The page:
SQL Server 2014 Performance Tuning – Columnstore Indexes

SQL Server 2014 updatable
in-memory columnstore (abbreviated to xVelocity where appropriate) index is
another compelling performance-related feature of SQL Server 2014. Columnstore
indexes enable you to deliver predictable performance for large data volumes.
Columnstore indexes were first introduced with SQL Server 2012, to
significantly improve performance of data warehouse workloads. For certain data warehousing analytical queries, you can achieve up
to 10x performance improvements by using in-memory columnstore indexes.

The
in-memory columnstore index feature is one of the most important scalability
and performance enhancements of SQL Server 2012. However, SQL Server 2012
implementation of in-memory columnstore indexes are not updatable, which means
that you cannot perform DML operations on tables once the in-memory columnstore
index is created on them. Therefore, underlying table in which you are creating
the columnstore index had to be read-only. Moreover, to update data in the
underlying table, you must first drop or disable the columnstore index, and
then enable or recreate the columnstore index once the data in the underlying
table is updated. SQL Server 2014 removes this restriction and introduced
updatable in-memory columnstore indexes.

Unlike the SQL Server 2012 Database
Engine, which only supports nonclustered columnstore indexes, SQL Server 2014
Database Engine supports both clustered and nonclustered columnstore indexes.
Both these types of SQL Server 2014 columnstore indexes use the same in-memory
technology, but have different purpose. SQL Server 2014 clustered columnstore
indexes are updateable, meaning you can perform DML operations on the
underlying table without having to disable or remove the clustered columnstore
index. In this third part of the three part article series, we will take a look
at SQL Server 2014 columnstore indexes.

Architecture of Columnstore Indexes

Unlike traditional B-trees
indexes, where data is stored and grouped in a row-based fashion,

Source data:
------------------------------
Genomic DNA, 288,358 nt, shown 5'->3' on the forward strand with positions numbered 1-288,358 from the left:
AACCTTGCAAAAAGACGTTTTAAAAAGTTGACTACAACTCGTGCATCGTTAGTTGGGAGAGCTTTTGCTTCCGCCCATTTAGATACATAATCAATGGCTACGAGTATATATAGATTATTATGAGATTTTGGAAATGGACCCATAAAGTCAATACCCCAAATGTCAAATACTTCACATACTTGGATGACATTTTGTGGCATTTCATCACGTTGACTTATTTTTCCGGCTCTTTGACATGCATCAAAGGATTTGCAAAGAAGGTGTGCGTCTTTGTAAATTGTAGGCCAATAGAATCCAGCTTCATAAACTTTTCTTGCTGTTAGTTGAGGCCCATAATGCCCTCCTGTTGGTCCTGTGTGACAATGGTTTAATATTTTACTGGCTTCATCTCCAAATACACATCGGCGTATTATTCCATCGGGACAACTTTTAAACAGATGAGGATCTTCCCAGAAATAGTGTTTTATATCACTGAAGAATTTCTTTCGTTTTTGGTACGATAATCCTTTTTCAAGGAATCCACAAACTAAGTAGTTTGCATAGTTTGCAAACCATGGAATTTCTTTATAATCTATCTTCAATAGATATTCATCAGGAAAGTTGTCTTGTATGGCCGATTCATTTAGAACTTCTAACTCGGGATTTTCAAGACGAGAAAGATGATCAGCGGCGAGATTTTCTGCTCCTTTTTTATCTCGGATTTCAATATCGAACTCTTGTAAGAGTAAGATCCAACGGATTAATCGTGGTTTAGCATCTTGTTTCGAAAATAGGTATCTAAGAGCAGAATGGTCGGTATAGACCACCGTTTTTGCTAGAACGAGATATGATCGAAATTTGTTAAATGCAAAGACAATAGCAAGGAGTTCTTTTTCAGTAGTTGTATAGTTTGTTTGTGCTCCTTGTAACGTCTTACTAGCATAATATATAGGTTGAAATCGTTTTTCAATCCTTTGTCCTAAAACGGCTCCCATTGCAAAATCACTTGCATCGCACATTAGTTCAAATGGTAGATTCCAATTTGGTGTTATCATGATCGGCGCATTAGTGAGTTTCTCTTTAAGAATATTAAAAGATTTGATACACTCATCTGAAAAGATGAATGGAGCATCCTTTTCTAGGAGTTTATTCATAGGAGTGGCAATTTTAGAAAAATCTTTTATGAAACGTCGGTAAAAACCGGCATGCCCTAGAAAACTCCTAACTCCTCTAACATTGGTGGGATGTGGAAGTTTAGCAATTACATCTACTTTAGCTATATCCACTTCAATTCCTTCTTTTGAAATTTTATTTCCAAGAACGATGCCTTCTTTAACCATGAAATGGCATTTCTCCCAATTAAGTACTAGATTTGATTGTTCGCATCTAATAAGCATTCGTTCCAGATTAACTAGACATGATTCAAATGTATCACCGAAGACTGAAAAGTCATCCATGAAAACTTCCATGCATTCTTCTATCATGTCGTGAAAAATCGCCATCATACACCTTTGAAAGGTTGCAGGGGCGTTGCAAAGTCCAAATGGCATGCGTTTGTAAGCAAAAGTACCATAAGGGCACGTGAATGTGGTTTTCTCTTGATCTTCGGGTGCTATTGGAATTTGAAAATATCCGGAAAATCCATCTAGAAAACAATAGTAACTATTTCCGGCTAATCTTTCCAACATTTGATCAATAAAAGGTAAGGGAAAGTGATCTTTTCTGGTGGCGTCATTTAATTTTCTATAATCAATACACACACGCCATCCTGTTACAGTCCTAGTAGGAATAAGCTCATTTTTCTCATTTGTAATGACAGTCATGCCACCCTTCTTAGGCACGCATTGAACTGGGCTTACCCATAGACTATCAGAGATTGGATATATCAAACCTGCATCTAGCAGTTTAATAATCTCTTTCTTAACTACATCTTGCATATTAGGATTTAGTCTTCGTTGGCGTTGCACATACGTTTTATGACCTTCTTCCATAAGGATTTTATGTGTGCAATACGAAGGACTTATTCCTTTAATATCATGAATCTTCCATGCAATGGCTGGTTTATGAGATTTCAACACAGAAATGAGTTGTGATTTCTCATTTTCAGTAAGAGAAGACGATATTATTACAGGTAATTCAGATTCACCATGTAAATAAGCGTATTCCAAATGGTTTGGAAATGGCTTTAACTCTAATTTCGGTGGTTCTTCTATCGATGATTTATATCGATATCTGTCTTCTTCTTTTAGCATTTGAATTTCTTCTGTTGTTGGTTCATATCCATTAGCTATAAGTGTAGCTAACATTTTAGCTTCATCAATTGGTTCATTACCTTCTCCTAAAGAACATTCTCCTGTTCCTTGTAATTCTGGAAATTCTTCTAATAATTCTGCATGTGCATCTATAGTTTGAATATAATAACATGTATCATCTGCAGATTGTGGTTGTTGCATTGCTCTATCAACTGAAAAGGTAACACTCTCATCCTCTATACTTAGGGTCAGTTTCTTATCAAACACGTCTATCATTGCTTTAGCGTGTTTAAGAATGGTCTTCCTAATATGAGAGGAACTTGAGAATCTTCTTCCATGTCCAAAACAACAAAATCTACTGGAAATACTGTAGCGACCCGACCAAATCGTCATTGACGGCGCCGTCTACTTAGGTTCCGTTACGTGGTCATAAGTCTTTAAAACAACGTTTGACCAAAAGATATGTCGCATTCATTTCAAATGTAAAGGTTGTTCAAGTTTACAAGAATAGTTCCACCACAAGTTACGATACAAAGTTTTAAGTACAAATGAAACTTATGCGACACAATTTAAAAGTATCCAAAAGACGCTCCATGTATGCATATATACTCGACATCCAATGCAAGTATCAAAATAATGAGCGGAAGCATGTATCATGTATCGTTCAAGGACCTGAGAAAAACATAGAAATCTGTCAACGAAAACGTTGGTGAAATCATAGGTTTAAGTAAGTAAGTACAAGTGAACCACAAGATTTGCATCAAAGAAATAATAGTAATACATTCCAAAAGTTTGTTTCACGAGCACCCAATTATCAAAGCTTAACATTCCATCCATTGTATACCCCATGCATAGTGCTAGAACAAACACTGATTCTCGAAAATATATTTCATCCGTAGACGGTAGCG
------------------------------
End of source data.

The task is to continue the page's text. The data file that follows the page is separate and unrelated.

columnstore indexes group and store data for each column in a separate set of
disk pages. For example, consider the following table with 8 columns:

When we create the traditional
B-tree index on this table, SQL Server stores multiple table rows per index
page, as illustrated figure below:

When we create the columnstore
index on this table, SQL Server stores the data for each column in a separate
index page, as illustrated in figure below:

A Columnstore index does not
physically store columns in a sorted order. Instead, it is based on VertiPaq
compression technology that allows large amounts of data to be compressed
in-memory. This highly compressed in-memory store significantly improves query
execution time by improving the buffer pool usage, while reducing the total
disk I/O and CPU usage, because only the column-based data pages needed to
solve the query are fletch from disk and moved in memory.

Creating and managing columnstore indexes

You use CREATE CLUSTERED
COLUMNSTORE INDEX statement to create clustered columnstore index, and CREATE
COLUMNSTORE INDEX statement to create nonclustered columnstore index on the
table. To create clustered columnstore index, you use:

CREATE CLUSTERED COLUMNSTORE INDEX index_name

ON [database_name].[schema_name].[table_name]

  [ WITH (     <columnstore_index_option> [ ,...n ] ) ]

    [ ON {

partition_scheme_name ( column_name )

        | filegroup_name

        | "default"

        }

    ]

[ ; ]

To create nonclustered columnstore
index, you use:

CREATE [NONCLUSTERED] COLUMNSTORE INDEX index_name

ON [database_name].[schema_name].[table_name] 

        ( column  [ ,...n ] )

    [ WITH (   <columnstore_index_option> [ ,...n ] ) ]

    [ ON {

partition_scheme_name ( column_name )

        | filegroup_name

        | "default"

        }

    ]

[ ; ]

When creating columnstore indexes,
you must consider the following:

  • The columnstore index feature is only available in SQL Server 2014
    Enterprise, Evaluation and Developer edition.
  • Columnstore indexes cannot be combined with following SQL Server
    features: page and row compression, replication, filestream, change tracking,
    and CDC.
  • Clustered columnstore indexes must include all columns of the table.
  • You cannot create column store indexes on index or indexed view.
  • Columnstore index cannot have more than 1024 columns.
  • Columnstore indexes cannot include sparse column, unique
    constraints, primary key constraints, or foreign key constraints.
  • The columnstore indexes cannot include columns with following data
    types: ntext, text, image, varchar(max), nvarchar(max), varbinary(max),
    rowversion (and timestamp), sql_variant, CLR types (hierarchyid and spatial
    types), xml.
  • Avoid creating columnstore indexes on tables that are frequently
    updated or that require small lookup queries. They are only suitable for
    read-mostly, read-intensive, large database tables.

You use ALTER INDEX statement to
modify a columnstore index. You can use ALTER INDEX…REBULD with
COLUMNSTORE_ARCHIVE data compression option to further compress the columnstore
index, which is suitable for data archival situations. You use DROP INDEX
statement to delete a columnstore index.

You can also use SQL Server 2014
Management Studio to create columnstore indexes in the same way you use it to
manage normal table indexes. For example, to create a new clustered columnstore
index, in Object Explorer, expand table, right click “Indexes” folder. Next,
choose New Index, and then choose the new Clustered columnstore index.




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